Second consultation at Luton Airport – this time it’s the Master Plan

Back on 13th February, the London Luton Airport Ltd, that owns the airport, launched its public consultation into expansion plans, called  “futureLuToN:Optimisation”. This consultation ends on 25th March. But on 14th March, the operators of the airport, London Luton Airport Operations Ltd (LLAOL) launched their own consultation on a new, draft Master Plan, prior to submission of a planning application. This Master Plan consultation ends on 25th April. Both consultations are to increase the number of flights greatly, with the LLAOL proposal anticipating 15- 16 million passengers per year eventually,   which is lower than the London Luton Airport Ltd plans. The plans appear to be relatively similar, neither propose extending the runway, and both are unconvincing on noise – which is bound to get significantly worse for all those overflown, with almost doubling of flights.

 More information about Luton Airport, and the “futureLuToN:Optimisation” consultation is at  Luton Airport

Another Master Plan


Apparently stung by Luton Borough Council’s threat to terminate its concession to run the Airport, the operating company, London Luton Airport Operations Ltd (LLAOL), has launched a “Master Plan” for expansion of the Airport.  A consultation on the “Master Plan” is open until 25th April after which LLAOL plans to apply for planning permission for its proposals.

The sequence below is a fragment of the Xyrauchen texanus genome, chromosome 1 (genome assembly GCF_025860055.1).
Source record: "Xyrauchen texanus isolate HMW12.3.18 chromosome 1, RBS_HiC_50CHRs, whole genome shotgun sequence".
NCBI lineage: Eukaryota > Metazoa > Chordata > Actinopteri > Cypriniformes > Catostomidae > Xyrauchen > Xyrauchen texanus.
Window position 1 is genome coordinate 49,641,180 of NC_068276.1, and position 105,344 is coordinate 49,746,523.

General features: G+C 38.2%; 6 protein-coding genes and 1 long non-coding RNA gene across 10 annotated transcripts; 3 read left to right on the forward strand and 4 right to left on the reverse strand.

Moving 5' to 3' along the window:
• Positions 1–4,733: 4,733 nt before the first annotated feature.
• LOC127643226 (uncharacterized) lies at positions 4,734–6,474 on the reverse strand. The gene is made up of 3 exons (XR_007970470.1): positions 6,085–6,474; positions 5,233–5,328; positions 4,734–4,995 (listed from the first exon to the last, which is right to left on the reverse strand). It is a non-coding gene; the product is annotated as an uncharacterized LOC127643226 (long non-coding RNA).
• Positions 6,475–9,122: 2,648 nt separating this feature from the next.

At first view, these proposals appear little different from those put forward by the the Council (see below) but, while we have yet to wade through the extensive “spin” which the company seems to ladle into all of its publications, we have so far not found any horrifying suggestion of a future further huge expansion equivalent to the Council’s 30 million passengers threat.

The Master Plan is at   Master Plan 

The Master Plan states:

( a couple of extracts …)

“A draft masterplan for a large, 30 million passenger airport was published in 2006 but was withdrawn. It involved significant extension of the Airport’s boundaries. Our proposals in this masterplan, within the current boundary, meet forecast needs and also take account of the physical capacity of the site, the airspace capacity and operational capacity.” (Page 6)

“The existing parallel taxiway will be extended at both ends of the runway. At the western end of the runway, the parallel taxiway will be extended by 300 metres and at the eastern end by 200 metres. No further extension is necessary to support our proposals. Extensions to the full length of the runway and additional taxiway infrastructure would only be needed if a very significant increase in passenger throughput were envisaged.” (Page 30)

“The scheme of proposed improvements is highly sustainable in respect of making the best use of the existing infrastructure. Neither a runway extension nor new terminals are foreseen in this masterplan and efficient use is made of existing hard standing for aircraft
parking.” (Page 32)

“The number of passengers that are predicted to be associated with this increase in capacity is up to 15-16 mppa, compared with the current level of 9.6 mppa.”  (Page 34)

and various bland, and un-reassuring statements on noise, such as: